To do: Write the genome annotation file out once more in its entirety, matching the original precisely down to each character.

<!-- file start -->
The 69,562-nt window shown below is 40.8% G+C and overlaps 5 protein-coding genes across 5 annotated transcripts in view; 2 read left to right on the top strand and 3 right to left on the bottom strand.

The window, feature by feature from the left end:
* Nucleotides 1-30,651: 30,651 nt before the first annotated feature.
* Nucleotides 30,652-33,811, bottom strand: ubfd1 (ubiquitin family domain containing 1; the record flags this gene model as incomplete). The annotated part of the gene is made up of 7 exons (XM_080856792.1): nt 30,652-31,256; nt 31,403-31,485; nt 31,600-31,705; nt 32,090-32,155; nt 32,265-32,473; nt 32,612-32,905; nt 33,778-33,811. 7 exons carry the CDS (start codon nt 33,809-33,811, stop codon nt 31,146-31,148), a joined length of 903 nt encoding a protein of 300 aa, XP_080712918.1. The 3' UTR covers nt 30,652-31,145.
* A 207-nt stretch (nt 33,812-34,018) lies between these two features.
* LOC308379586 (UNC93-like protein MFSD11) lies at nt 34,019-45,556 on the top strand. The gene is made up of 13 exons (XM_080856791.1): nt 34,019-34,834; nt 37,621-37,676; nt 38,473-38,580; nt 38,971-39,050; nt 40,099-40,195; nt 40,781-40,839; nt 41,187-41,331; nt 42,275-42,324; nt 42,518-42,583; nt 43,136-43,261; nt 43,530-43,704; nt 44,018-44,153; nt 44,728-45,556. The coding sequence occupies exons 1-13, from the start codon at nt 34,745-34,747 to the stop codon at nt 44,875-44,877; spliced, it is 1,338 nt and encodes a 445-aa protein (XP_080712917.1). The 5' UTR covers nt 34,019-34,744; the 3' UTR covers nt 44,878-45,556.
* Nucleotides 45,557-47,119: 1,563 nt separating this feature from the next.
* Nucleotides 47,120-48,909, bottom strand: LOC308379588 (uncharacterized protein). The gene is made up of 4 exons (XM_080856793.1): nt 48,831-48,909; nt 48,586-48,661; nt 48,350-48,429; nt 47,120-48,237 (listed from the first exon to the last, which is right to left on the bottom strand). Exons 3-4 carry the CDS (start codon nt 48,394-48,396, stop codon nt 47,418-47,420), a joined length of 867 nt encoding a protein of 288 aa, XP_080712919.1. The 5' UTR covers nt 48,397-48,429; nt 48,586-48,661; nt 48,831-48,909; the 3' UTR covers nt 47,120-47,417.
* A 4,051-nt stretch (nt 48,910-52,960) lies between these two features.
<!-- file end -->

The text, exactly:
The 69,562-nt window shown below is 40.8% G+C and overlaps 5 protein-coding genes across 5 annotated transcripts in view; 2 read left to right on the top strand and 3 right to left on the bottom strand.

The window, feature by feature from the left end:
* Nucleotides 1-30,651: 30,651 nt before the first annotated feature.
* Nucleotides 30,652-33,811, bottom strand: ubfd1 (ubiquitin family domain containing 1; the record flags this gene model as incomplete). The annotated part of the gene is made up of 7 exons (XM_080856792.1): nt 30,652-31,256; nt 31,403-31,485; nt 31,600-31,705; nt 32,090-32,155; nt 32,265-32,473; nt 32,612-32,905; nt 33,778-33,811. 7 exons carry the CDS (start codon nt 33,809-33,811, stop codon nt 31,146-31,148), a joined length of 903 nt encoding a protein of 300 aa, XP_080712918.1. The 3' UTR covers nt 30,652-31,145.
* A 207-nt stretch (nt 33,812-34,018) lies between these two features.
* LOC308379586 (UNC93-like protein MFSD11) lies at nt 34,019-45,556 on the top strand. The gene is made up of 13 exons (XM_080856791.1): nt 34,019-34,834; nt 37,621-37,676; nt 38,473-38,580; nt 38,971-39,050; nt 40,099-40,195; nt 40,781-40,839; nt 41,187-41,331; nt 42,275-42,324; nt 42,518-42,583; nt 43,136-43,261; nt 43,530-43,704; nt 44,018-44,153; nt 44,728-45,556. The coding sequence occupies exons 1-13, from the start codon at nt 34,745-34,747 to the stop codon at nt 44,875-44,877; spliced, it is 1,338 nt and encodes a 445-aa protein (XP_080712917.1). The 5' UTR covers nt 34,019-34,744; the 3' UTR covers nt 44,878-45,556.
* Nucleotides 45,557-47,119: 1,563 nt separating this feature from the next.
* Nucleotides 47,120-48,909, bottom strand: LOC308379588 (uncharacterized protein). The gene is made up of 4 exons (XM_080856793.1): nt 48,831-48,909; nt 48,586-48,661; nt 48,350-48,429; nt 47,120-48,237 (listed from the first exon to the last, which is right to left on the bottom strand). Exons 3-4 carry the CDS (start codon nt 48,394-48,396, stop codon nt 47,418-47,420), a joined length of 867 nt encoding a protein of 288 aa, XP_080712919.1. The 5' UTR covers nt 48,397-48,429; nt 48,586-48,661; nt 48,831-48,909; the 3' UTR covers nt 47,120-47,417.
* A 4,051-nt stretch (nt 48,910-52,960) lies between these two features.